To obtain high input impedance, the node Vddi is buffered by either a unity gain follower or a simple source follower provided by MOSFET 7, as shown in FIG. 3. The voltage Vddi is actually a portion of the control voltage Vnc. A linear frequency voltage to current characteristic will result.

Vddi and Vnc are linearly related. This requires that either the ratio between the two voltage values or the difference between them is equal to a constant.

Nonlinearity using the source follower configuration can result if certain types of variations in the gate to source voltage Vgs occur:

1) Changes to Vgs that result from threshold voltage modulation with input level. In the case of a p-well process only to produce the n-channel MOSFETs, the problem can be avoided by connecting the substrate node NSUB to the source node NDDI, as shown in FIG. 3.

2) Changes to Vgs that result from varying output current demands of the ICO with frequency. It will be shown below that only a gain error (i.e. no nonlinearity, but a drop in gain) occurs as a result of a quadratic relationship between current and gate voltage.

3) The source follower based ICO has three FET devices that have gate to source junctions in series. This means that the minimum supply voltage must be the sum of at least three threshold voltages.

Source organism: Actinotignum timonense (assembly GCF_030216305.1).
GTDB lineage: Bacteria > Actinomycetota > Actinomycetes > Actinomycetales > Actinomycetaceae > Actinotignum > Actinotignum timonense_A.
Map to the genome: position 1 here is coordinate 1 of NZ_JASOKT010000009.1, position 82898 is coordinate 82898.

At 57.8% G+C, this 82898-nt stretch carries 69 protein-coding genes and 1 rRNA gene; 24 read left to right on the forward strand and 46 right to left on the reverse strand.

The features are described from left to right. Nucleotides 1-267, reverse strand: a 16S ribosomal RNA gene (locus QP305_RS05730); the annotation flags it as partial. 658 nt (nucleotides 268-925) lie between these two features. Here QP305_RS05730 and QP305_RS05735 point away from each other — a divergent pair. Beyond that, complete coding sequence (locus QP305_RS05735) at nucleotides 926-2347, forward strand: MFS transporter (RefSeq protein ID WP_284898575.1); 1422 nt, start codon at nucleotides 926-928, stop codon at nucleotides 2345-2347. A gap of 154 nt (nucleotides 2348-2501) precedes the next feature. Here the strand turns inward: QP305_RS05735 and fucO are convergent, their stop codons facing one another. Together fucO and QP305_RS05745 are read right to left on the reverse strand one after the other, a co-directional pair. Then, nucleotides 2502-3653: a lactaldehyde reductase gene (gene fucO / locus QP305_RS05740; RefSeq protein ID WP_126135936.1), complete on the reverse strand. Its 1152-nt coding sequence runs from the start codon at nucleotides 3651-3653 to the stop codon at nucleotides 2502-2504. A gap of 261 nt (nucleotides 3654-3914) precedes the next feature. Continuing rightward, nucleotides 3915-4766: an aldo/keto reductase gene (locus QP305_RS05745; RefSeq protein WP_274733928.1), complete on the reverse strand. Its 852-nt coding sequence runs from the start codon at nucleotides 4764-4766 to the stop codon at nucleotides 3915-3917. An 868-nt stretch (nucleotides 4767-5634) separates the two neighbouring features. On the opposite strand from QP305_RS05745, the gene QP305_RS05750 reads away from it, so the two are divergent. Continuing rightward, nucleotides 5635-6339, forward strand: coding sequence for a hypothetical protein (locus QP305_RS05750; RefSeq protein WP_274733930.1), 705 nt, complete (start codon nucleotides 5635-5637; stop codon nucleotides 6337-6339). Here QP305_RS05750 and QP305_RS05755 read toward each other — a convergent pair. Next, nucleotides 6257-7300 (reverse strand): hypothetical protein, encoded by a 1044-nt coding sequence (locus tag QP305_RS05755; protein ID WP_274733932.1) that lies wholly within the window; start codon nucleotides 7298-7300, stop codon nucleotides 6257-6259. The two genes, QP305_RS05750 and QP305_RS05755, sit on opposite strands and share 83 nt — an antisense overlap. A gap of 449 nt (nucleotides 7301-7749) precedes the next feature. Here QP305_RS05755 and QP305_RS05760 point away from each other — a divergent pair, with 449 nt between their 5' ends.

By using the nonlinear voltage to current source shown in FIG. 4 instead of the voltage follower shown in FIG. 3, a single FET topology is realized, that solves the shortcomings of 1) and 3) noted above. In the structure of FIG. 4, current I is treated as the state variable.

The relationship between the current I and frequency can be determined as follows, repeated from its earlier treatment above:

The average current consumed by a single inverter is:

i=dQ/dt                                                    (equation 4)

where

dQ=change in charge and

dT=time interval

During a clock period T, N inverters change state so that ##EQU5## where

delta(V)=change in node voltage

Vddi=average DC voltage across oscillator element

As noted earlier, and as equation 1 shows, the period of interest dT is given by Td, so that